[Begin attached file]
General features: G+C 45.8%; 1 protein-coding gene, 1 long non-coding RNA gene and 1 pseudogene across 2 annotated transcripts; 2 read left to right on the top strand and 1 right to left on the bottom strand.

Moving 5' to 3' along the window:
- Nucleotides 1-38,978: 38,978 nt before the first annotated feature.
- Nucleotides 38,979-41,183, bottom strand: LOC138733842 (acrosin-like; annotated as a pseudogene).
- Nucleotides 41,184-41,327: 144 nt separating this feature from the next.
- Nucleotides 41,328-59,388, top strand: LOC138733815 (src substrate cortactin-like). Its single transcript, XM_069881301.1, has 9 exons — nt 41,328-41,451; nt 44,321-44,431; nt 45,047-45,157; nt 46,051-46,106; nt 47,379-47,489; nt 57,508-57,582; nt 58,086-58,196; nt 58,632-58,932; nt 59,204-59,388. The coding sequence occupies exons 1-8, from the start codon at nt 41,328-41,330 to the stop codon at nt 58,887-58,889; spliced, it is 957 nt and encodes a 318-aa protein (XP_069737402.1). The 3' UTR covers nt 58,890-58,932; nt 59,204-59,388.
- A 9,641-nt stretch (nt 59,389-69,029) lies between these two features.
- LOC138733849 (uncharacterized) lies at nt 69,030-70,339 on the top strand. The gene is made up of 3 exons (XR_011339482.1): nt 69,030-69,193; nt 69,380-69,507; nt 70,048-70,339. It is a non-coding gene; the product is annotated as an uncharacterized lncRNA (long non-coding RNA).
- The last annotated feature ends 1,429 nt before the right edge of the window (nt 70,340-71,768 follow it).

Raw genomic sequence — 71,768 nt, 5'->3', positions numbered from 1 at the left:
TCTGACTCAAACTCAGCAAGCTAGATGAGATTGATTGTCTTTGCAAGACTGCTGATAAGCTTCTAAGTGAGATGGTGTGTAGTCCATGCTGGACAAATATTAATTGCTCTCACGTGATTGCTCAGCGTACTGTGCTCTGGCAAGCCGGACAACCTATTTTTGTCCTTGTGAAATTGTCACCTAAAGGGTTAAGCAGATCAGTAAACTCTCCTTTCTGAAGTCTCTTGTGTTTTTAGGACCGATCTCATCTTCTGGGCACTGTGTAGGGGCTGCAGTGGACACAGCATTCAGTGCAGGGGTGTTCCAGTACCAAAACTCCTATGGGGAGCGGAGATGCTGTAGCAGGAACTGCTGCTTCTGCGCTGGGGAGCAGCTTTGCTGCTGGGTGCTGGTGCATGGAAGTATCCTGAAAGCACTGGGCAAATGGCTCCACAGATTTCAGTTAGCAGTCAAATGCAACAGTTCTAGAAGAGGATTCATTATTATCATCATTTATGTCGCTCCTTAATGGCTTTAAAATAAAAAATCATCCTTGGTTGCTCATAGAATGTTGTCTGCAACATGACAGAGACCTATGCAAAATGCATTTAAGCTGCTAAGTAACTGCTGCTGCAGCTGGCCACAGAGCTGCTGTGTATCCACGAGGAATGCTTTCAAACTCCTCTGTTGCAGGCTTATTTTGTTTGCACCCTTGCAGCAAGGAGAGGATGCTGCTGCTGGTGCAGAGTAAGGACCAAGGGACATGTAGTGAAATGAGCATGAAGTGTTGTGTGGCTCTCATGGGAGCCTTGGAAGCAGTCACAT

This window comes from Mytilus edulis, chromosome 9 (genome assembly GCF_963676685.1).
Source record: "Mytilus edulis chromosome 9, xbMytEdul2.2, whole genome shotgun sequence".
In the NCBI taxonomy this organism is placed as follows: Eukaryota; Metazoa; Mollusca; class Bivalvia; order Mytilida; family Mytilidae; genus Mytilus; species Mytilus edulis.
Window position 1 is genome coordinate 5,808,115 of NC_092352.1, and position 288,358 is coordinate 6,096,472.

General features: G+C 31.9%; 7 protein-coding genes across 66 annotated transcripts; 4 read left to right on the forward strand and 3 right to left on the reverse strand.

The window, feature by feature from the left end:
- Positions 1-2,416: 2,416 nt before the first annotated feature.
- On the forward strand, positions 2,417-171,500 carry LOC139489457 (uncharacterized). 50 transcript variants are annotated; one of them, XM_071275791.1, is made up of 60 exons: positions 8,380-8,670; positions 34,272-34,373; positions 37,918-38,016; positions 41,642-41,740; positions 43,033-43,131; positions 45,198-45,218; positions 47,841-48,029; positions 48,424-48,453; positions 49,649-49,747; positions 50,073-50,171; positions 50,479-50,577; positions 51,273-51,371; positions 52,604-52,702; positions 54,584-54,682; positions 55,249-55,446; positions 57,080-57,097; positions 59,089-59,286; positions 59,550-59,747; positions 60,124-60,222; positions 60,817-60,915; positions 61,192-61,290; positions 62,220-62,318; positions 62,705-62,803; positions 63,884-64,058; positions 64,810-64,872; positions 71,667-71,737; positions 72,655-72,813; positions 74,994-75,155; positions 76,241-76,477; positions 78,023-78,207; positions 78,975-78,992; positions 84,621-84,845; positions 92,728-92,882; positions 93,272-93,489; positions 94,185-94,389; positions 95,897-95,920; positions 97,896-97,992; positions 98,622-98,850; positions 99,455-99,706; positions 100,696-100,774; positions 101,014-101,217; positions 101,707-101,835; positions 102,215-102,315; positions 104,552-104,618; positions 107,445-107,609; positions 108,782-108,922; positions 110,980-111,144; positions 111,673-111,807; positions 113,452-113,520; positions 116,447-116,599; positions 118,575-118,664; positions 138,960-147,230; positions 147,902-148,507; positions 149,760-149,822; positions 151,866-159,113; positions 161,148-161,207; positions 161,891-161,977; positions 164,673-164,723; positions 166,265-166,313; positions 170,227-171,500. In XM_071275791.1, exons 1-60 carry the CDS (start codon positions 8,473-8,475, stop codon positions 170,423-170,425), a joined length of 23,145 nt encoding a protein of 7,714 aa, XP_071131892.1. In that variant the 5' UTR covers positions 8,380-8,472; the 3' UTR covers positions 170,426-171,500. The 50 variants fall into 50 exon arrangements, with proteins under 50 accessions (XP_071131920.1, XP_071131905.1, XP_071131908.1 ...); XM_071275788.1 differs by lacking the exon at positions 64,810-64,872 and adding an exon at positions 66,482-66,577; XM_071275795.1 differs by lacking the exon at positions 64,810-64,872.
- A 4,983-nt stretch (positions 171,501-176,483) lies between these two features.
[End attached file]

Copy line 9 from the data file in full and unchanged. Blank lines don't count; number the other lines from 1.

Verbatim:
- The last annotated feature ends 1,429 nt before the right edge of the window (nt 70,340-71,768 follow it).